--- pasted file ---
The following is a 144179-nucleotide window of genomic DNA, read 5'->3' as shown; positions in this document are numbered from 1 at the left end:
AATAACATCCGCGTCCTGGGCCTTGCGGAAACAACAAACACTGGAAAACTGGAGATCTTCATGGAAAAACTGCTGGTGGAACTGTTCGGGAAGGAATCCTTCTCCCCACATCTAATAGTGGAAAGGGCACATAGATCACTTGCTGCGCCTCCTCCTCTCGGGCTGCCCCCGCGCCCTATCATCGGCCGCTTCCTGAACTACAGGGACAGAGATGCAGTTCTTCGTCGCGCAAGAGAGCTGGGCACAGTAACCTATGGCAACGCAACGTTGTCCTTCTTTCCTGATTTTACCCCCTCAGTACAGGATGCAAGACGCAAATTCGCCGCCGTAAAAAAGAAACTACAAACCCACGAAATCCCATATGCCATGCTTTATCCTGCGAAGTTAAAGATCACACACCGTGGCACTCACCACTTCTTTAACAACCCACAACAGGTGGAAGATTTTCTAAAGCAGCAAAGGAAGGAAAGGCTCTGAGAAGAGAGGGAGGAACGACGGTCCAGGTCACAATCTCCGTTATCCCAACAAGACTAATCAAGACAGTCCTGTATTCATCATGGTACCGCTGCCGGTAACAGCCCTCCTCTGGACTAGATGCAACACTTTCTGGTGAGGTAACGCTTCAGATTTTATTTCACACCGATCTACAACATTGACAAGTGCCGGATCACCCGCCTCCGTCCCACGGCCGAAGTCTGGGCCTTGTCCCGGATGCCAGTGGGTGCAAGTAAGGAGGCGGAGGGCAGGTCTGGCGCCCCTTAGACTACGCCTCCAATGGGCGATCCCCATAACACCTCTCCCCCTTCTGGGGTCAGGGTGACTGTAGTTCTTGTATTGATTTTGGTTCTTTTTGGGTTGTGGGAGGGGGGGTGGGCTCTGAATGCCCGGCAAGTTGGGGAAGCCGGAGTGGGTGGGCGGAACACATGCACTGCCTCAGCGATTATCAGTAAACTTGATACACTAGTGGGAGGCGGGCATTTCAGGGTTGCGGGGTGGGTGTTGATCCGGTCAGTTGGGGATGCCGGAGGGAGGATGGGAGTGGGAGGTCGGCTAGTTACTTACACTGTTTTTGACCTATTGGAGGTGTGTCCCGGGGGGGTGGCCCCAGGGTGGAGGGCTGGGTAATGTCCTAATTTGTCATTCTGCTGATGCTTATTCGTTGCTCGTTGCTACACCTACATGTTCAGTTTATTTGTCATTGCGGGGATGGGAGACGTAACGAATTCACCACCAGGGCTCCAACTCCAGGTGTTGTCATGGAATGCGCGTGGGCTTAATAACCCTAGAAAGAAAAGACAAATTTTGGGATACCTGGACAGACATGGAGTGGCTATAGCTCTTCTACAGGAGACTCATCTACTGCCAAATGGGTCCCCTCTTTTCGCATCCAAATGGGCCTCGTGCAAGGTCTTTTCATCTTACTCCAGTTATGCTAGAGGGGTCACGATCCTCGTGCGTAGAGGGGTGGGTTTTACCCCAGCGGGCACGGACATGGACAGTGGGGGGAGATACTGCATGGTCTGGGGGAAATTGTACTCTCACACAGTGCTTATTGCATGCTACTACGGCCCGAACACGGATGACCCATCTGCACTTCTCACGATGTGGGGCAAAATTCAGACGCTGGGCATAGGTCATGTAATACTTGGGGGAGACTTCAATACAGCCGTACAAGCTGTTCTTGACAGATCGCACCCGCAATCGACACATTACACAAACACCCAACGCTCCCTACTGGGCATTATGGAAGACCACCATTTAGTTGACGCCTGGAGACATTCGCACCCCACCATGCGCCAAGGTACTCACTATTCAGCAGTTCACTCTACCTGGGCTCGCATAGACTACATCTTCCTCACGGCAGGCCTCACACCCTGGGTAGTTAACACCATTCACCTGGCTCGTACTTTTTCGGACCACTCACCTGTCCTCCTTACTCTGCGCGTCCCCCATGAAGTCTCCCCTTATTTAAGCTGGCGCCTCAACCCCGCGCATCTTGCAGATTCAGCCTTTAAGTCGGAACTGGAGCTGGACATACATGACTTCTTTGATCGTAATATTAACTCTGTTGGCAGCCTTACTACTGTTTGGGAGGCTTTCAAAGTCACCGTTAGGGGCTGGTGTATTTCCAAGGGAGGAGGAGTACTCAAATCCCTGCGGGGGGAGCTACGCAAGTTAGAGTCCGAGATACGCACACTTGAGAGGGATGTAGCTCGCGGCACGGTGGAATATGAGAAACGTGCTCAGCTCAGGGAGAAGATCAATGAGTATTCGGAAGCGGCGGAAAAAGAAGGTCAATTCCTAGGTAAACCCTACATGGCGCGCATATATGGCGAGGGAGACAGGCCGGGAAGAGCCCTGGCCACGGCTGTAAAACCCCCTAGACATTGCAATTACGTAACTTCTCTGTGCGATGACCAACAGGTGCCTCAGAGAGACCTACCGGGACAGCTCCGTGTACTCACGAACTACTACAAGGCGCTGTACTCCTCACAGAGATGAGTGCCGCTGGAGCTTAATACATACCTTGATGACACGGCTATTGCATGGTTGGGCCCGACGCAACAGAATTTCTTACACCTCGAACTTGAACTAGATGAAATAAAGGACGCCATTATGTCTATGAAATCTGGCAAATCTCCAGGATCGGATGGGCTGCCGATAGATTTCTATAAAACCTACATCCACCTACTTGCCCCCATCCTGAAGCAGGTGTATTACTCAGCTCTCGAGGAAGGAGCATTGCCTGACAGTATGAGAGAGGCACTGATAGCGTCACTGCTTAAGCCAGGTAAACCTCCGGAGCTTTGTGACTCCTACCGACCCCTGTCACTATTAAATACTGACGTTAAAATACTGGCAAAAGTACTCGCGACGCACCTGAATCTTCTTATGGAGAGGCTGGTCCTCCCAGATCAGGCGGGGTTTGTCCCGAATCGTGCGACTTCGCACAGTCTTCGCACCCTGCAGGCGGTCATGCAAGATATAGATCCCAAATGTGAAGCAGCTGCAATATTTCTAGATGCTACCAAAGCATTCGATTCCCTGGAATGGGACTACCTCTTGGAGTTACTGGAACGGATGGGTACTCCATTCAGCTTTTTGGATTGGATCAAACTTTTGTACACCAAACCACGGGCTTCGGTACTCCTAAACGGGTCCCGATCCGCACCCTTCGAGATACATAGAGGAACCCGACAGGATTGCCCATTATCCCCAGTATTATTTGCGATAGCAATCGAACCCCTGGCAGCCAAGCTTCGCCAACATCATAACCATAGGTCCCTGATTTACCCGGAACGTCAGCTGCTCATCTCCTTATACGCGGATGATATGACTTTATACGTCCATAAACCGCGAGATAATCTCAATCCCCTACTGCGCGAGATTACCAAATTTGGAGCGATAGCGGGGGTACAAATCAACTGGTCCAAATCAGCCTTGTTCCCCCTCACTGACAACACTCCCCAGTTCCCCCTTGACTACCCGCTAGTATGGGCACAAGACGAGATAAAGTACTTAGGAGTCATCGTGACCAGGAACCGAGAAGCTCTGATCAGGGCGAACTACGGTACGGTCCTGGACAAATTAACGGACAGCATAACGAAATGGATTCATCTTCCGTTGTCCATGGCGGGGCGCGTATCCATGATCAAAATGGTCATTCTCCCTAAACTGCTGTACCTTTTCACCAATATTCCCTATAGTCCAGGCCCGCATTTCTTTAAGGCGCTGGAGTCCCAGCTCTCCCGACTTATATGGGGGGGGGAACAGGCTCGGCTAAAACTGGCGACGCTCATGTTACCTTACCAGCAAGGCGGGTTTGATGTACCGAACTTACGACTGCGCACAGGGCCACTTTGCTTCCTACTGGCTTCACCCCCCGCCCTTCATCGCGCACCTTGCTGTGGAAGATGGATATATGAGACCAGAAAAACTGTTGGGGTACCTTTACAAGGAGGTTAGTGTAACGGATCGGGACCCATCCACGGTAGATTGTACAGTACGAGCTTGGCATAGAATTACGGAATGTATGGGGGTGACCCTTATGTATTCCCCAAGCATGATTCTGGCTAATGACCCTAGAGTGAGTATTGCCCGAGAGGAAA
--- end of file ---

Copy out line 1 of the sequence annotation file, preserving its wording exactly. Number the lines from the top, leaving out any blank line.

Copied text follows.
The following is a 144179-nucleotide window of genomic DNA, read 5'->3' as shown; positions in this document are numbered from 1 at the left end: